The Special Commission for Restitution started its activity in 2003 and by the end of the reporting period had restituted to recognized religious groups 1,364 buildings out of a total of 14,716 applications. Another 343 cases were approved to receive compensation and 368 cases were denied.
Since 2003 the Special Restitution Commission returned only 125 of the 6,723 properties other than churches that the Greek Catholic Church claimed under the restitution legislation, and decided to grant compensation in 25 additional cases. The Church has also received approximately 65 of the 80 properties that were restituted by government decree in 1992, but mostly only on paper. For example, according to Greek Catholic reports, the Greek Catholic Church still could not take possession of three schools in Cluj for various reasons, including ongoing lawsuits with the present tenants. In Bucharest, the mayor's office consistently blocked the restitution of a separate property, according to the Greek Catholic Church.
The Government continued to avoid adoption of legislation regarding the restitution of Greek Catholic churches by the Orthodox Church, which had received them from the Communist state in 1948. According to a spokesperson for the Orthodox Church, the Greek Catholic Church has received, either through negotiation or in court, 152 of the 2,600 churches and monasteries it owned in 1948. During the reporting period, according to Greek Catholic sources, the Greek Catholic Church received only four churches from the Orthodox Church. Restitution of existing churches was an important matter to both denominations because residents were likely to attend the local church regardless of whether it was Greek Catholic or Orthodox. This had financial consequences because the number of members of a church is directly linked to the corresponding share of the state budget allocated for recognized religious groups.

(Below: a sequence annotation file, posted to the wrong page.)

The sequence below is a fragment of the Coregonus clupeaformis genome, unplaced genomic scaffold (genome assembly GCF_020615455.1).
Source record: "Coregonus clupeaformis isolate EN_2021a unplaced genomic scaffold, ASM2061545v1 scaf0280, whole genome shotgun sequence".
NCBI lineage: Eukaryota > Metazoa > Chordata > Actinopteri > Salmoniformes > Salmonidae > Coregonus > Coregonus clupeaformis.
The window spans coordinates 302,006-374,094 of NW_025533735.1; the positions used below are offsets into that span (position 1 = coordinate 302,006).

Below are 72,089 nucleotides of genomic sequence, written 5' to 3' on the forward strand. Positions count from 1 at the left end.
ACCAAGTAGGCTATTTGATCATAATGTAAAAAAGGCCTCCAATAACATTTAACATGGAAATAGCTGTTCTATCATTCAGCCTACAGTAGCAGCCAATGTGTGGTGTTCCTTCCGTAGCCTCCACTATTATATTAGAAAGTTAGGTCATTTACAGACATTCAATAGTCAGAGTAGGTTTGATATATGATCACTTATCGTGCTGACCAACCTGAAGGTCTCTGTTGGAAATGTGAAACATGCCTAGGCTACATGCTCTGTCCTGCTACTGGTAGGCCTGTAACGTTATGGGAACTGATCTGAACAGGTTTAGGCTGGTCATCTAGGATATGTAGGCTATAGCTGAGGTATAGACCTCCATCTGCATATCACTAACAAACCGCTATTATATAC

Courts delayed hearings on many lawsuits filed by the Greek Catholic Church, and the lawsuits were often impeded by appeals by the Orthodox Church, as well as by the transfer of the cases to different courts. For example, in Sisesti, Maramures County--where a lawsuit over the former Greek Catholic church has been underway for 16 years--the High Court of Cassation and Justice decided that the lawsuit should start anew from the lowest court level. The lawsuit was in progress at the end of the reporting period, with the Orthodox Church asking for compensation if the court decided to return the church to the Greek Catholic Church. Meanwhile, the Greek Catholic congregation there continued to hold religious services in the open air. Despite these problems, the Greek Catholic Church received an increased number of favorable court rulings during the reporting period. A communiqué released by the Orthodox Church on February 13, 2009, expressed concern regarding the restitution of churches, priests' houses, and cemeteries to the Greek Catholic Church by courts. The communiqué mentioned that there were 106 ongoing lawsuits nationwide, 26 in Bihor County alone, and that Orthodox believers perceive the return of these properties as unjust. In response, the Greek Catholic Church emphasized that it reclaimed in court only those properties that had been its own and had been confiscated by the Communist regime. The Greek Catholic Church stated that since 1989 it had received via court rulings 21 of the 2,588 churches confiscated in 1948.